Director and screenplay: Hiroki Ryūichi
· Fukushi Sōta
. Arimura Kasumi
· Yamada Yūichi
· Satō Arisa
· Irie Jingi
. Kuroshima Yuina
Production: TOHO, Hakuhodo DY Media Partners, KEN ON, FLaMme, East Japan Marketing & Communications, NIPPON SHUPPAN HANBAI, KDDI, GYAO!
Running Time: 116 min
Release Date: March 14,2015
Official Site: www.strobe-movie.com
Love between high school students. Ninako loves Ren, the school’s good, but he is engaged to Mayuka, who is the model. Yuki, in the past friend of Ren, loves Ninako but is not reimbursed. Eventually, Ninako and Ren come into contact and Ren appreciates the purity and integrity of Ninako. They meet repeatedly, sometimes by chance. Ren leaves Mayuka thinking of engaging with Ninako but things get complicated because Mao appears, Yuki’s old love and sizzling sowing ….
Hiroki Ryūichi, in his long career, has produced some disruptive titles that remain imprinted in memory, such as Vibrator (2003) and Yawarakai seikatsu (It’s Only Talk), and then alternate work accomplishment more than interesting to others that are not frankly understood the reason to exist beyond the box office empire. In the first group there are films like Koi suru nichiyōbi watashi. Koishita (2007), where the subject of the terminal illness of a young Horikita Maki was treated with great fineness, or the recent Otoko no isshō (Her Granddaughter, 2015), on the atypical relationship between a professor of scurvy philosophy and the nephew of his old teacher. In the second group belong titles like Raiou (The Lightning Tree, 2010) or 100 kai nakukoto (Crying 100 Times -Every Raindrop Falls, 2013).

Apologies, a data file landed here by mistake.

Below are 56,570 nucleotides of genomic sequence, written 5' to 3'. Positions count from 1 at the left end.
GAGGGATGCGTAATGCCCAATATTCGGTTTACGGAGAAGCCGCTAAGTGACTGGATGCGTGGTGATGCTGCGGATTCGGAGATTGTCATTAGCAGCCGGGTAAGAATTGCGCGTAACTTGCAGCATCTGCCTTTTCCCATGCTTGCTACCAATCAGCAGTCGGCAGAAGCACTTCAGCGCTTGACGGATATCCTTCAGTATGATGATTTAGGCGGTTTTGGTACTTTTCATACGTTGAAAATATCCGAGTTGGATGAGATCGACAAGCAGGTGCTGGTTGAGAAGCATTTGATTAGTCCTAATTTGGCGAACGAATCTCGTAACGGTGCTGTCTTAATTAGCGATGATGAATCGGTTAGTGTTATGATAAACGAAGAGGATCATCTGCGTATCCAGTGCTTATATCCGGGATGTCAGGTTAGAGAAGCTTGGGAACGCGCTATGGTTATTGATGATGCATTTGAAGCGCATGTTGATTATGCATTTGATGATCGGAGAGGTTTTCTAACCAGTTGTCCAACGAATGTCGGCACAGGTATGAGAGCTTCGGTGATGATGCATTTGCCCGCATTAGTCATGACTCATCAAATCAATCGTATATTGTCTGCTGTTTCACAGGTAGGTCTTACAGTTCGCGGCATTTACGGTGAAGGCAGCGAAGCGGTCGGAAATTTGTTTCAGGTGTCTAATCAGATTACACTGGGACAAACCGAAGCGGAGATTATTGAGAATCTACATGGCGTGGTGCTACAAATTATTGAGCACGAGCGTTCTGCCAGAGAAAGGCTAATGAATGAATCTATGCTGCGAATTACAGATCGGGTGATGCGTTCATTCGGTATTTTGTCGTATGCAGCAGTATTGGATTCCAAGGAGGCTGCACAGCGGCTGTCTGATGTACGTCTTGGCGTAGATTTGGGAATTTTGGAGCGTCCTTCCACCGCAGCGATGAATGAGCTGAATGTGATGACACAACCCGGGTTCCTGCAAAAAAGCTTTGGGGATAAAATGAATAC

Strobe Edge, similarly to the recent and completely different Sayōnara Kabukichō (Kabukicho Love Hotel, 2015), is somewhat in the middle of the two groups, with the mean of which, hopefully, Hiroki sooner or later rises. His ability to penetrate adolescent psychology and his sensual and open look towards young girls continue to be remarkable but seem to be put to the service of little, in this case of a neoromantic story taken from a Sakisaka manga. which in more than one sequence is fine to itself.
You appreciate the intelligent way in which Hiroki follows the behaviors of these high school students, a less stereotypical way than usual, without glamor and no winking on the spectator. But it’s a little bit to make them credible. The youth world that Hiroki draws is out of the reach of reality and in order to arouse some emotion he has to rely on sequences of artificial fires as if they were special effects (beautiful, though). Noteworthy are the long vertical trolleys inside the school.